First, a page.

Currently I have a gasoline generator (2 kW 230 Vac single phase), which has an electric starter. I'm searching for a potential replacement, but the brands I like doesn't have one around that power level with an electric starter.

One idea I have is to excite the stator (via the 230 Vac output pair), as well as the rotor (single pole and winding). And that would be to excite the stator with some DC voltage and then the rotor with the required DC voltage to start the engine. Is the winding shape of both stator and rotor a limiting factor on this? Should something else being considered? I'm also not sure about how to control the direction of movement.

Before spend money on a new generator (before it's needed) and start to trip circuit breakers off, I want to make sure that there is a chance that this will work.

EDIT, for clarification:

  • I have a 230 Vac inverter, single phase, 50 Hz (Europe), which can provide more power than the required to make the rotor to spin continuously;
  • A 650 W electric drill is able to spin the rotor slightly faster than the starter but still slower than 3000 rpm;
  • I have a few alternatives (replace pull cord by electric motor, replace gasoline engine, build the genset from parts, ...) as a backup but I want to pursue the idea of this question, if feasible/cost effective.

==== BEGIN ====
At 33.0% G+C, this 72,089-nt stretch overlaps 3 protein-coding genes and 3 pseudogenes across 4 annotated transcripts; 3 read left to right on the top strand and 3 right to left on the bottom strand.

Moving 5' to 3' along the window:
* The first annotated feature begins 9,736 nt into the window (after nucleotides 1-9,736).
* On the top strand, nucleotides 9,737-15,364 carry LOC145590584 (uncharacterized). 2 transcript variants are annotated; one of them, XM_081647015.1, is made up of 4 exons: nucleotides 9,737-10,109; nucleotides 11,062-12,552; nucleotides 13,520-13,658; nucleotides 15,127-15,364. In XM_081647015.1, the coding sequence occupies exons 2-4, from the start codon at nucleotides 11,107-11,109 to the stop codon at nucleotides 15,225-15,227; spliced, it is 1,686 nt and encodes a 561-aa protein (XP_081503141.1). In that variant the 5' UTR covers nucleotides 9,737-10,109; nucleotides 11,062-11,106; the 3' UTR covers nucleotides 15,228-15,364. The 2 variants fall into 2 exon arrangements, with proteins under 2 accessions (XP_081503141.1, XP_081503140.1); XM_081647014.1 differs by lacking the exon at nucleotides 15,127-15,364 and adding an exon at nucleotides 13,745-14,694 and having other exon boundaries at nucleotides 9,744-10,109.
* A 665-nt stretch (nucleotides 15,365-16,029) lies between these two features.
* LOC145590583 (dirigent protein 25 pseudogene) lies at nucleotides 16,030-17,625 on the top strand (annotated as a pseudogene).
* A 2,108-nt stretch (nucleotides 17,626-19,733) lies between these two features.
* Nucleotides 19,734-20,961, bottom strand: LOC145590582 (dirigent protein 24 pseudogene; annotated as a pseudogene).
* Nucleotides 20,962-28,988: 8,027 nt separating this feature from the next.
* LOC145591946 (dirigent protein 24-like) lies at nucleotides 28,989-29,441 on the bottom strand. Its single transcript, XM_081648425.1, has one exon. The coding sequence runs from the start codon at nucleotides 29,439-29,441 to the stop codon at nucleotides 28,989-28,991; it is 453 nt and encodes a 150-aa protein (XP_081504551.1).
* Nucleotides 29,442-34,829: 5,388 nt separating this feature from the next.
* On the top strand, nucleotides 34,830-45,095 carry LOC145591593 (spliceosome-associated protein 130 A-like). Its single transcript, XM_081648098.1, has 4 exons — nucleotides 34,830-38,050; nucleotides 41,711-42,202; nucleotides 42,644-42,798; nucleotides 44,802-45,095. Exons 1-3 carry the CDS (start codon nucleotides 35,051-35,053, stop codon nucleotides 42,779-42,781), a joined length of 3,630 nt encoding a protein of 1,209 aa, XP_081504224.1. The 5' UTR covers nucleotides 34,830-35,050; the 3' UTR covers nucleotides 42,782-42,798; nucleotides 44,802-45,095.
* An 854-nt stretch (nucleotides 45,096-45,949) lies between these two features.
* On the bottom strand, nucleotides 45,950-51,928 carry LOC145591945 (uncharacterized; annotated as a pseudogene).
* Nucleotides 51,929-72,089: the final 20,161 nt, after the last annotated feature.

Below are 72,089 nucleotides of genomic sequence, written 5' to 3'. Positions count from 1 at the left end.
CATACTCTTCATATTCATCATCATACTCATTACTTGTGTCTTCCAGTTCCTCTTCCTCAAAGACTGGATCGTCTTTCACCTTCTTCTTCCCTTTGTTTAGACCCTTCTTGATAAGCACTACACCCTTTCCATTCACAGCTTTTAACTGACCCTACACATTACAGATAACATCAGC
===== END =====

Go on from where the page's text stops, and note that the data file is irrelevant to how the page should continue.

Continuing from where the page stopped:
• \$\begingroup\$ If the alternator runs at 240 VAC, you'd need about a 240 volt starting battery. You also have to rewire the alternator. Not practical. \$\endgroup\$ Commented Jun 2, 2023 at 23:08

2 Answers 2


You'll need to add a start winding or shaded pole because otherwise it'll be like a 1 cylinder steam engine, won't be able to develop any force when piston is at top or bottom.

The rotor is probably DC but the stator is AC and will need to be driven to "lead" the stator so that the rotor is always trying to turn into the stator. That thing that does that for you is called a commutator and is found in that starter motor you're rejecting. Thus you will need to be your own commutator, and generate an AC or quasi-AC variable frequency signal phase-locked to the rotor + lead. You will also need to be boosting (as in buck-boost) because it's wound for a much higher voltage.

But yeah, pretty straightforward other than that :)

Wouldn't it be cheaper to take it to a shop and just have it fixed? You say it's not made anymore, maybe it's old enough to actually be good. And thus worth fixing.

  • \$\begingroup\$ If you can access the flywheel or alternator shaft, maybe you could spin it with an electric drill. \$\endgroup\$
    – PStechPaul
    Commented Jun 4, 2023 at 7:43

Alternators are usually designed for low torque at low rpm in order not to kill the motor. That's not what you need for starting it.

That's on top of the non-trivial commutator issue mentioned by @Harper.


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